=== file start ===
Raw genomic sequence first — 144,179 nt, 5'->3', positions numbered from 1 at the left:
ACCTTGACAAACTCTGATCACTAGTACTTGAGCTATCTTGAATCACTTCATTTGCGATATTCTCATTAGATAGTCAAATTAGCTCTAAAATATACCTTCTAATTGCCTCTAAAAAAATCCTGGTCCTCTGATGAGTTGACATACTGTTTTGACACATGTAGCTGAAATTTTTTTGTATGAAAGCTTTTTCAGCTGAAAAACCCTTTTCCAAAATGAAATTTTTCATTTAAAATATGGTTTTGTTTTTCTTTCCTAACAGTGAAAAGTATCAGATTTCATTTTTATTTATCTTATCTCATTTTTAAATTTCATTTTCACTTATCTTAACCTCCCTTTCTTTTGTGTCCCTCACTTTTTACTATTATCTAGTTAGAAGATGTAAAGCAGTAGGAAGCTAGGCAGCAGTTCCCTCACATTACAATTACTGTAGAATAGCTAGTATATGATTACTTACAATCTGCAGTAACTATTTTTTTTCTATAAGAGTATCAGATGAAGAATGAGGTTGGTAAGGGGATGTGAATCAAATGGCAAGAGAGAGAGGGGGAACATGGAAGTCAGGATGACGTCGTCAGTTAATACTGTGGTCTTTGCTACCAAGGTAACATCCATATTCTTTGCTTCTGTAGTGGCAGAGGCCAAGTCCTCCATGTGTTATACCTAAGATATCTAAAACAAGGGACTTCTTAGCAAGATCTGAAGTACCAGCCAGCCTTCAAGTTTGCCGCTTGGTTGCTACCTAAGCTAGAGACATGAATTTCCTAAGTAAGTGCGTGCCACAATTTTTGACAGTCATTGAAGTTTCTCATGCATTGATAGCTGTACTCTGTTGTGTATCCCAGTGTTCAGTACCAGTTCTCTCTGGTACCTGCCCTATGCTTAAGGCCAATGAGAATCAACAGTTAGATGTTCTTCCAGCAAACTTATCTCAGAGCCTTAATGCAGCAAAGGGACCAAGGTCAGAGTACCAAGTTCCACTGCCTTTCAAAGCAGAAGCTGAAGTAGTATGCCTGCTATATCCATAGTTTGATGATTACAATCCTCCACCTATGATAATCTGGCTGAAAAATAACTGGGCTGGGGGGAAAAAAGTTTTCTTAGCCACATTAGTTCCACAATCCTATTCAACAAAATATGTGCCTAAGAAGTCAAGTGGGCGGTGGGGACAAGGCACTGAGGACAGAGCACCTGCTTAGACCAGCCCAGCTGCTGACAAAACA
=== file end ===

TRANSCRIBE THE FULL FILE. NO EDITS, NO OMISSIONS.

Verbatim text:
Raw genomic sequence first — 144,179 nt, 5'->3', positions numbered from 1 at the left:
ACCTTGACAAACTCTGATCACTAGTACTTGAGCTATCTTGAATCACTTCATTTGCGATATTCTCATTAGATAGTCAAATTAGCTCTAAAATATACCTTCTAATTGCCTCTAAAAAAATCCTGGTCCTCTGATGAGTTGACATACTGTTTTGACACATGTAGCTGAAATTTTTTTGTATGAAAGCTTTTTCAGCTGAAAAACCCTTTTCCAAAATGAAATTTTTCATTTAAAATATGGTTTTGTTTTTCTTTCCTAACAGTGAAAAGTATCAGATTTCATTTTTATTTATCTTATCTCATTTTTAAATTTCATTTTCACTTATCTTAACCTCCCTTTCTTTTGTGTCCCTCACTTTTTACTATTATCTAGTTAGAAGATGTAAAGCAGTAGGAAGCTAGGCAGCAGTTCCCTCACATTACAATTACTGTAGAATAGCTAGTATATGATTACTTACAATCTGCAGTAACTATTTTTTTTCTATAAGAGTATCAGATGAAGAATGAGGTTGGTAAGGGGATGTGAATCAAATGGCAAGAGAGAGAGGGGGAACATGGAAGTCAGGATGACGTCGTCAGTTAATACTGTGGTCTTTGCTACCAAGGTAACATCCATATTCTTTGCTTCTGTAGTGGCAGAGGCCAAGTCCTCCATGTGTTATACCTAAGATATCTAAAACAAGGGACTTCTTAGCAAGATCTGAAGTACCAGCCAGCCTTCAAGTTTGCCGCTTGGTTGCTACCTAAGCTAGAGACATGAATTTCCTAAGTAAGTGCGTGCCACAATTTTTGACAGTCATTGAAGTTTCTCATGCATTGATAGCTGTACTCTGTTGTGTATCCCAGTGTTCAGTACCAGTTCTCTCTGGTACCTGCCCTATGCTTAAGGCCAATGAGAATCAACAGTTAGATGTTCTTCCAGCAAACTTATCTCAGAGCCTTAATGCAGCAAAGGGACCAAGGTCAGAGTACCAAGTTCCACTGCCTTTCAAAGCAGAAGCTGAAGTAGTATGCCTGCTATATCCATAGTTTGATGATTACAATCCTCCACCTATGATAATCTGGCTGAAAAATAACTGGGCTGGGGGGAAAAAAGTTTTCTTAGCCACATTAGTTCCACAATCCTATTCAACAAAATATGTGCCTAAGAAGTCAAGTGGGCGGTGGGGACAAGGCACTGAGGACAGAGCACCTGCTTAGACCAGCCCAGCTGCTGACAAAACA